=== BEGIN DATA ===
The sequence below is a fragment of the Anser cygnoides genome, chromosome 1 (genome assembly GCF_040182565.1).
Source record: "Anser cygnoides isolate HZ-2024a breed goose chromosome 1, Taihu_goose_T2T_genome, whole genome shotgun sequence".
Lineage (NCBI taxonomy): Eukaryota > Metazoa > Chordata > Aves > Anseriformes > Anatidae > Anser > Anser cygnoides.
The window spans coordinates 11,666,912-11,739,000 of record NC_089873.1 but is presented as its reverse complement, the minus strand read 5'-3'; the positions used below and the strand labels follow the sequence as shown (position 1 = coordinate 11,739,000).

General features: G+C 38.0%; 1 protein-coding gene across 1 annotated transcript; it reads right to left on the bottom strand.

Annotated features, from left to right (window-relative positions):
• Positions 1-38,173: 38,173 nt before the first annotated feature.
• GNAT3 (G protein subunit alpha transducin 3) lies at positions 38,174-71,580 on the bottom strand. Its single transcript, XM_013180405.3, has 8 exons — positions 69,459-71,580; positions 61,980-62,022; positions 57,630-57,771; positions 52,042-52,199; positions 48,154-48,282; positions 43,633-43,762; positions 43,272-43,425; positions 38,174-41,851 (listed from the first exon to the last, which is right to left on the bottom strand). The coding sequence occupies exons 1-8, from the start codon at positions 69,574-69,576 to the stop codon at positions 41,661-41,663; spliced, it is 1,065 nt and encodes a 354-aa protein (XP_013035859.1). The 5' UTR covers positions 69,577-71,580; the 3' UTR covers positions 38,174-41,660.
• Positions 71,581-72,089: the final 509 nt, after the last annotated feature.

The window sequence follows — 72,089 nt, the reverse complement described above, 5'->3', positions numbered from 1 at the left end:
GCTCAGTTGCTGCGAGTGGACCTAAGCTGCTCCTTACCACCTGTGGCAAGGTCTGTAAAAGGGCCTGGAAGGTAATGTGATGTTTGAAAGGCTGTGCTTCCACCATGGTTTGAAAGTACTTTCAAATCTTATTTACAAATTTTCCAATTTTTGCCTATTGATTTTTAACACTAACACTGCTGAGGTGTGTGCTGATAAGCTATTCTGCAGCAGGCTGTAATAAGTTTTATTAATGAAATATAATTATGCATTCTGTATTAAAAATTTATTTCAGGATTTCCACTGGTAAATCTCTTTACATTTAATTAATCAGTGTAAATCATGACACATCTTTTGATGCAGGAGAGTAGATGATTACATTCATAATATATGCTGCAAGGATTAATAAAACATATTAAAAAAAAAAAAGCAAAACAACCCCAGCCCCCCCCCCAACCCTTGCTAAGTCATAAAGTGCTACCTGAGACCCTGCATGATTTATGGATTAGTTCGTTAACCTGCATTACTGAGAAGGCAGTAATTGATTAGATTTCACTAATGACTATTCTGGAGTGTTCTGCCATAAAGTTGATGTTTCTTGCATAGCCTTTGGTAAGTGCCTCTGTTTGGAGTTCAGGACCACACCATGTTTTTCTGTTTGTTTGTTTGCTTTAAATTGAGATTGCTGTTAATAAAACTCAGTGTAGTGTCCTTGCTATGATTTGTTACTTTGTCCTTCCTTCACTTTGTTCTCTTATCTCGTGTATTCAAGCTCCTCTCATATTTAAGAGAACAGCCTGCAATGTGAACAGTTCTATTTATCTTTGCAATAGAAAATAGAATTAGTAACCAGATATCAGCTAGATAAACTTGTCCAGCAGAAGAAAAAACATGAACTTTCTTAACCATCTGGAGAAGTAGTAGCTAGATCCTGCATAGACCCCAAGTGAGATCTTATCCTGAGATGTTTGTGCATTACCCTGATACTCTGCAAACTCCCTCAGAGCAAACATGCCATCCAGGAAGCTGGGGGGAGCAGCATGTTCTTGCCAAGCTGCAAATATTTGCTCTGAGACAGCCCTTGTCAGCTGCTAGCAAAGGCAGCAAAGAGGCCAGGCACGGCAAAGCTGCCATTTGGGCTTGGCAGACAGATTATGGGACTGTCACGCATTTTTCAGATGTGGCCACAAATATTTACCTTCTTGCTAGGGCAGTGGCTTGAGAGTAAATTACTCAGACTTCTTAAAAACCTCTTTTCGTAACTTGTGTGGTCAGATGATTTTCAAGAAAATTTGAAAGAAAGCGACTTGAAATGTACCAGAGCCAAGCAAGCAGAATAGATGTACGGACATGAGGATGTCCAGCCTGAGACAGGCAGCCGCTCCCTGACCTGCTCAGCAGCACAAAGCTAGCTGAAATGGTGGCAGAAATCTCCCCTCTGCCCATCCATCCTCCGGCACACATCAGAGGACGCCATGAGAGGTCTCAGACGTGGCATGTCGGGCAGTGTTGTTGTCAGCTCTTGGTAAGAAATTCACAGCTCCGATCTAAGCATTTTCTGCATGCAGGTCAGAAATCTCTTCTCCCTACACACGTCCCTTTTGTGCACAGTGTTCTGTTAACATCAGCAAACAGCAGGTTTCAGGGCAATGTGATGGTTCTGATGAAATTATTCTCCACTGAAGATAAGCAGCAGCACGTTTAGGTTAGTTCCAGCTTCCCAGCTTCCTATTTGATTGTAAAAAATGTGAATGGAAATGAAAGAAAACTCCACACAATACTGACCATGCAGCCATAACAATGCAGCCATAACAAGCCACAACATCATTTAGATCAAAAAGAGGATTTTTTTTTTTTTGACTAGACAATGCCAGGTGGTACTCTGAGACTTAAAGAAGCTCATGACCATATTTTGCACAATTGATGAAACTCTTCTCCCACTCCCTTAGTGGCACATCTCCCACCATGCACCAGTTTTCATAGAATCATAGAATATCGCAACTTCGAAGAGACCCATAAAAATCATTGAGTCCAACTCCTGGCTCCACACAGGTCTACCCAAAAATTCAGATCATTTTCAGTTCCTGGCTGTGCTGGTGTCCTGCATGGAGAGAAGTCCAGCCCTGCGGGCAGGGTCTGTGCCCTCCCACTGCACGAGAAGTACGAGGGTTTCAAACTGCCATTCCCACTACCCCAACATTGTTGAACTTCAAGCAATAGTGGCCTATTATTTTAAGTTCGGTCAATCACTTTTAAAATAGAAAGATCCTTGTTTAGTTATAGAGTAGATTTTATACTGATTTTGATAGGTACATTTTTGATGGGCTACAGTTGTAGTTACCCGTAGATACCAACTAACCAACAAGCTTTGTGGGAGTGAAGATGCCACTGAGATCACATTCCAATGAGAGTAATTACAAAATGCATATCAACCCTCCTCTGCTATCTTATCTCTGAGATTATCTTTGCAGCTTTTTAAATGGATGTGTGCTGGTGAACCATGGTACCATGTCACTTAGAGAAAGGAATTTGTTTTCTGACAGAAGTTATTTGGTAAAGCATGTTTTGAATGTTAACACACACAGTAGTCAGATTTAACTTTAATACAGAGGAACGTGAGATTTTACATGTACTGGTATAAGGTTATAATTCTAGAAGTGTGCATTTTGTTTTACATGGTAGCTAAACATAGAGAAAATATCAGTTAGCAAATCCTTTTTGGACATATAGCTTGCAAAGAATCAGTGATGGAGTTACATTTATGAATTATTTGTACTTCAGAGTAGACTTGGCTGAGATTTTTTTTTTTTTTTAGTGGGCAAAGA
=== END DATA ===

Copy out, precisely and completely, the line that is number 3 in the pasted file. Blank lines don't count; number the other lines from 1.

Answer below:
Lineage (NCBI taxonomy): Eukaryota > Metazoa > Chordata > Aves > Anseriformes > Anatidae > Anser > Anser cygnoides.